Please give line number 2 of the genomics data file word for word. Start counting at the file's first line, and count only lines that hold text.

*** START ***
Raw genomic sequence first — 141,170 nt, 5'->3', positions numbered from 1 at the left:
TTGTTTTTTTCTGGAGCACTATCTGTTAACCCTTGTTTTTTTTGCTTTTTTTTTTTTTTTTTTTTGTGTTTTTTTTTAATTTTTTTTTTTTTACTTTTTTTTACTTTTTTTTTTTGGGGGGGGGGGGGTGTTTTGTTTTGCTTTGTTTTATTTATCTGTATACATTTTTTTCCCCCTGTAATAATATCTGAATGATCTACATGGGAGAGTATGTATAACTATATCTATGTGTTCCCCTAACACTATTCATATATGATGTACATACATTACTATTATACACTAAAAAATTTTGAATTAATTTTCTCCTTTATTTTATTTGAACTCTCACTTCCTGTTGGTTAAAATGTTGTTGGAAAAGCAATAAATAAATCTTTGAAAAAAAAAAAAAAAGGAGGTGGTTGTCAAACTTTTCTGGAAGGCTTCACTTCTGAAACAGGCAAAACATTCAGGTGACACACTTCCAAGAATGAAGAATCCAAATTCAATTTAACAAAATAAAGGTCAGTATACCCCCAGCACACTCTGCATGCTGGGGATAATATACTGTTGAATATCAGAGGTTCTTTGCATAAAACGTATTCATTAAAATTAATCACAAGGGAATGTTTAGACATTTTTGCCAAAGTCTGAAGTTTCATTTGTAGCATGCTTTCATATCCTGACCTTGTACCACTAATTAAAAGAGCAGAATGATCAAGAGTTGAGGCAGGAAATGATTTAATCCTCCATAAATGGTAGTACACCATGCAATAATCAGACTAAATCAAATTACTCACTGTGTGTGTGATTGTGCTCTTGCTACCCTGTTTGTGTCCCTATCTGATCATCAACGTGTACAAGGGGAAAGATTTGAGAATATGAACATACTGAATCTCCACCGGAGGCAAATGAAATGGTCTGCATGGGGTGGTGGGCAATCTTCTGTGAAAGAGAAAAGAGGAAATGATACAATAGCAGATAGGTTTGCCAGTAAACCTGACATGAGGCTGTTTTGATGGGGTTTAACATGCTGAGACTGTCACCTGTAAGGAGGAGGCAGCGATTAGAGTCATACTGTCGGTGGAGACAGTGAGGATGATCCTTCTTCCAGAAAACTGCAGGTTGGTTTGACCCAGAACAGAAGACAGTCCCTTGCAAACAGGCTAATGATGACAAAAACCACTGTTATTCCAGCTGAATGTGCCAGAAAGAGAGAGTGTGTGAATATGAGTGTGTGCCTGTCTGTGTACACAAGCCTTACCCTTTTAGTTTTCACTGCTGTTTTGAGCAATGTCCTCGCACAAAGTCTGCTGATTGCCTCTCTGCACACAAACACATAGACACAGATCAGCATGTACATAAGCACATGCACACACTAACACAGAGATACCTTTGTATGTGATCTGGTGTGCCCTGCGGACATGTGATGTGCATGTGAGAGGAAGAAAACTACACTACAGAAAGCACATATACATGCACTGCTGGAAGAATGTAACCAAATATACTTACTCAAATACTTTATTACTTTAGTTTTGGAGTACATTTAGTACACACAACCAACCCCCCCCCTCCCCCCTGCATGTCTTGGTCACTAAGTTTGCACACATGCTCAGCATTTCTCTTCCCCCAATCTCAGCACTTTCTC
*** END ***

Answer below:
TTGTTTTTTTCTGGAGCACTATCTGTTAACCCTTGTTTTTTTTGCTTTTTTTTTTTTTTTTTTTTGTGTTTTTTTTTAATTTTTTTTTTTTTACTTTTTTTTACTTTTTTTTTTTGGGGGGGGGGGGGTGTTTTGTTTTGCTTTGTTTTATTTATCTGTATACATTTTTTTCCCCCTGTAATAATATCTGAATGATCTACATGGGAGAGTATGTATAACTATATCTATGTGTTCCCCTAACACTATTCATATATGATGTACATACATTACTATTATACACTAAAAAATTTTGAATTAATTTTCTCCTTTATTTTATTTGAACTCTCACTTCCTGTTGGTTAAAATGTTGTTGGAAAAGCAATAAATAAATCTTTGAAAAAAAAAAAAAAAGGAGGTGGTTGTCAAACTTTTCTGGAAGGCTTCACTTCTGAAACAGGCAAAACATTCAGGTGACACACTTCCAAGAATGAAGAATCCAAATTCAATTTAACAAAATAAAGGTCAGTATACCCCCAGCACACTCTGCATGCTGGGGATAATATACTGTTGAATATCAGAGGTTCTTTGCATAAAACGTATTCATTAAAATTAATCACAAGGGAATGTTTAGACATTTTTGCCAAAGTCTGAAGTTTCATTTGTAGCATGCTTTCATATCCTGACCTTGTACCACTAATTAAAAGAGCAGAATGATCAAGAGTTGAGGCAGGAAATGATTTAATCCTCCATAAATGGTAGTACACCATGCAATAATCAGACTAAATCAAATTACTCACTGTGTGTGTGATTGTGCTCTTGCTACCCTGTTTGTGTCCCTATCTGATCATCAACGTGTACAAGGGGAAAGATTTGAGAATATGAACATACTGAATCTCCACCGGAGGCAAATGAAATGGTCTGCATGGGGTGGTGGGCAATCTTCTGTGAAAGAGAAAAGAGGAAATGATACAATAGCAGATAGGTTTGCCAGTAAACCTGACATGAGGCTGTTTTGATGGGGTTTAACATGCTGAGACTGTCACCTGTAAGGAGGAGGCAGCGATTAGAGTCATACTGTCGGTGGAGACAGTGAGGATGATCCTTCTTCCAGAAAACTGCAGGTTGGTTTGACCCAGAACAGAAGACAGTCCCTTGCAAACAGGCTAATGATGACAAAAACCACTGTTATTCCAGCTGAATGTGCCAGAAAGAGAGAGTGTGTGAATATGAGTGTGTGCCTGTCTGTGTACACAAGCCTTACCCTTTTAGTTTTCACTGCTGTTTTGAGCAATGTCCTCGCACAAAGTCTGCTGATTGCCTCTCTGCACACAAACACATAGACACAGATCAGCATGTACATAAGCACATGCACACACTAACACAGAGATACCTTTGTATGTGATCTGGTGTGCCCTGCGGACATGTGATGTGCATGTGAGAGGAAGAAAACTACACTACAGAAAGCACATATACATGCACTGCTGGAAGAATGTAACCAAATATACTTACTCAAATACTTTATTACTTTAGTTTTGGAGTACATTTAGTACACACAACCAACCCCCCCCCTCCCCCCTGCATGTCTTGGTCACTAAGTTTGCACACATGCTCAGCATTTCTCTTCCCCCAATCTCAGCACTTTCTC